Amblin and Alibaba Ink Mutually Beneficial Moviemaking Deal

Steven Spielberg’s Amblin Entertainment just inked a deal with Chinese e-commerce company Alibaba Group to produce, finance and distribute movies. The relationship gives Alibaba an entrée into the Hollywood moviemaking industry, and Amblin a pipeline to distribution in China. Although the financial details of the deal were not disclosed, Alibaba will now have a minority equity stake in Amblin and a seat on its board, and Amblin will have access to the Chinese company’s massive database on consumers there.

The Wall Street Journal reports that, in an event in Beijing, Spielberg and Alibaba executive chairman/founder Jack Ma said the companies will “promote values shared by both the East and the West.”

“We can do co-productions between our company and your company, and we can bring more of China to America, and more of America to China,” said Spielberg. Ma agreed, saying he didn’t see any “human-value difference between West and East.”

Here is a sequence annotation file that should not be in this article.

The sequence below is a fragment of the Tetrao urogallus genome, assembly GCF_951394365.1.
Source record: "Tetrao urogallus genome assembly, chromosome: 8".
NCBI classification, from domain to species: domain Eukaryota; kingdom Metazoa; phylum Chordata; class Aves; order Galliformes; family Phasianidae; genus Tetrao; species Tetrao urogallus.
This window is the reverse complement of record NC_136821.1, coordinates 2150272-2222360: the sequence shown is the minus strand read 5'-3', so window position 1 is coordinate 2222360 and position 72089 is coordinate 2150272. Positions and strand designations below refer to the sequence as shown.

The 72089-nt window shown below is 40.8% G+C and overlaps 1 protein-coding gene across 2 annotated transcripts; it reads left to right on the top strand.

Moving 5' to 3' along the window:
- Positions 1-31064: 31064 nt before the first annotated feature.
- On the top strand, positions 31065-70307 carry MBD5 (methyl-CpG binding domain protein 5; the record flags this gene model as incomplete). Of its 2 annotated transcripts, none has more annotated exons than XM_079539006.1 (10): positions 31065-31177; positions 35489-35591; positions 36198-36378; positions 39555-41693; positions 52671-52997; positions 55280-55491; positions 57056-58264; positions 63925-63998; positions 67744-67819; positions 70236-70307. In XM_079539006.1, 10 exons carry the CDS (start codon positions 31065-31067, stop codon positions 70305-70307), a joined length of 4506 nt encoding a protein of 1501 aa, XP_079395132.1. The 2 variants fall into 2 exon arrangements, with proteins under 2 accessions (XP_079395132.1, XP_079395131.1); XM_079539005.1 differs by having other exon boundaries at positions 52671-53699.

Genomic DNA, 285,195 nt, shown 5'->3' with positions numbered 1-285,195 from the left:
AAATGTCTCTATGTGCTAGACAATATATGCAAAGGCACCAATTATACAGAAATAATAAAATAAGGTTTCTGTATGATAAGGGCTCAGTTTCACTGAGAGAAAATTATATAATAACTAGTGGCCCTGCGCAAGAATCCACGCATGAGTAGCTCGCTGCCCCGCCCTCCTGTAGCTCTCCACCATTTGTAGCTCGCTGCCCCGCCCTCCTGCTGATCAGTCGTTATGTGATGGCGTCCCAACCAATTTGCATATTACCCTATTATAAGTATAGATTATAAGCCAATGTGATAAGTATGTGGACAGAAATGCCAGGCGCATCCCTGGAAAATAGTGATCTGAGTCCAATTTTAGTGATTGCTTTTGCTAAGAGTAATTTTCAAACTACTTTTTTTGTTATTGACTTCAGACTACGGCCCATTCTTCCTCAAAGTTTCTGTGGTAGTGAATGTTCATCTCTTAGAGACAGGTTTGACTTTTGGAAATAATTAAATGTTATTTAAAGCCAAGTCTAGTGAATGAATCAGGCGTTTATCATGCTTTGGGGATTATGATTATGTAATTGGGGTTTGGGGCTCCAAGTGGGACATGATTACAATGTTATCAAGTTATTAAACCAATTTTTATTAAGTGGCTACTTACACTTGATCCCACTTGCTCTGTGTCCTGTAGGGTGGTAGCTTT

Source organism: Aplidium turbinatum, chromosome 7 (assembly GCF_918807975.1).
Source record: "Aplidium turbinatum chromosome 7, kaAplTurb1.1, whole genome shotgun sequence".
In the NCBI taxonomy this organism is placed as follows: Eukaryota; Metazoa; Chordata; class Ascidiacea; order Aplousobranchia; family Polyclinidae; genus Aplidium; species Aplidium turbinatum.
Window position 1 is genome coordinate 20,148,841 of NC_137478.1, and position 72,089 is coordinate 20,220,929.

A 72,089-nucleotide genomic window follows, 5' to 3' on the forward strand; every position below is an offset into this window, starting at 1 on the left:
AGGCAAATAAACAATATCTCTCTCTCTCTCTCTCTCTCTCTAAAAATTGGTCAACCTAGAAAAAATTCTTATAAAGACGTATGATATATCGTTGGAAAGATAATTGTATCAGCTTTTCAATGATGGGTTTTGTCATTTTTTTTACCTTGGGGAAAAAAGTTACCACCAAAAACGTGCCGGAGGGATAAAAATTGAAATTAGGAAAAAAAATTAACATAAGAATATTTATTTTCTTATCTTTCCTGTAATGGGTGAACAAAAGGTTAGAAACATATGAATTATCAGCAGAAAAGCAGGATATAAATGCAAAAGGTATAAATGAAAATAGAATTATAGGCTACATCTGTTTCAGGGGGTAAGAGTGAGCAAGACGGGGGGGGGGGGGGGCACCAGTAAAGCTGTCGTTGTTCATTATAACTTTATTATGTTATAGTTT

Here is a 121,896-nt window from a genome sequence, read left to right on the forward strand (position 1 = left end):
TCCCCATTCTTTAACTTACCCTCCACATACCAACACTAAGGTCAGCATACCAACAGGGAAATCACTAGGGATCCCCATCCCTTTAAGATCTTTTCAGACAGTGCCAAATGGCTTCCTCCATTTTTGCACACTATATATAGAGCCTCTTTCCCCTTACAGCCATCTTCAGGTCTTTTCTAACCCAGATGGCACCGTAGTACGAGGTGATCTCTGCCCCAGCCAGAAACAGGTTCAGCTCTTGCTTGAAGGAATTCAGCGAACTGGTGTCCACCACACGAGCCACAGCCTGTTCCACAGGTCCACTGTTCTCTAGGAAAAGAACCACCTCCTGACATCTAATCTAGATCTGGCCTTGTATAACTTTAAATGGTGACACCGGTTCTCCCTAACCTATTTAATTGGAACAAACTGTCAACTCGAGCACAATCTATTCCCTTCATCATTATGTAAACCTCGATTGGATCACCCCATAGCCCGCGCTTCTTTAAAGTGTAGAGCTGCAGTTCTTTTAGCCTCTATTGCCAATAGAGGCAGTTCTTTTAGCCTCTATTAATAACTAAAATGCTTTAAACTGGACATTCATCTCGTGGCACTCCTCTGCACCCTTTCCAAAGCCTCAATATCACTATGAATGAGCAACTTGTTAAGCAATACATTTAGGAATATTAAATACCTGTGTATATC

“The only difference is the West can tell the story better than Chinese,” he added.

Hollywood’s interest in the Chinese market comes at a time when that country’s “box-office sales are No. 2 in the world, behind the U.S., and Chinese investors have poured money into film ventures from the U.S. to Europe.” Other moves include Dalian Wanda Group’s purchase of U.S. theater chain AMC Entertainment, production company Legendary Entertainment, and, in progress, Dick Clark Productions.

Alibaba put money into “Star Trek Beyond,” which racked up more than $20 million in its first week in China, and “Mission: Impossible – Rogue Nation.”

Hollywood, meanwhile, is “increasingly reliant” on the Chinese market, whose “box office is expected to be No. 1 in the world in the next few years.” Sony Pictures Entertainment just “signed a deal with Wanda last month to market Sony movies across Wanda’s vast holdings” and other Hollywood players have “secured production deals backed by Chinese investors.”

Amblin Partners, which was formed out of the now-defunct DreamWorks, currently has a No. 1 hit at the box office with “The Girl on the Train,” the first movie released under a distribution deal with Comcast’s Universal Pictures. Spielberg says he plans to revisit “some of his beloved franchises,” including the 2015 hit “Jurassic World.”

Amblin and Alibaba also might partner in virtual reality, which Spielberg called “the latest and maybe the greatest” format for entertainment. Ma has pegged “mobile phones and the Internet of Things” as future distribution channels for movies.

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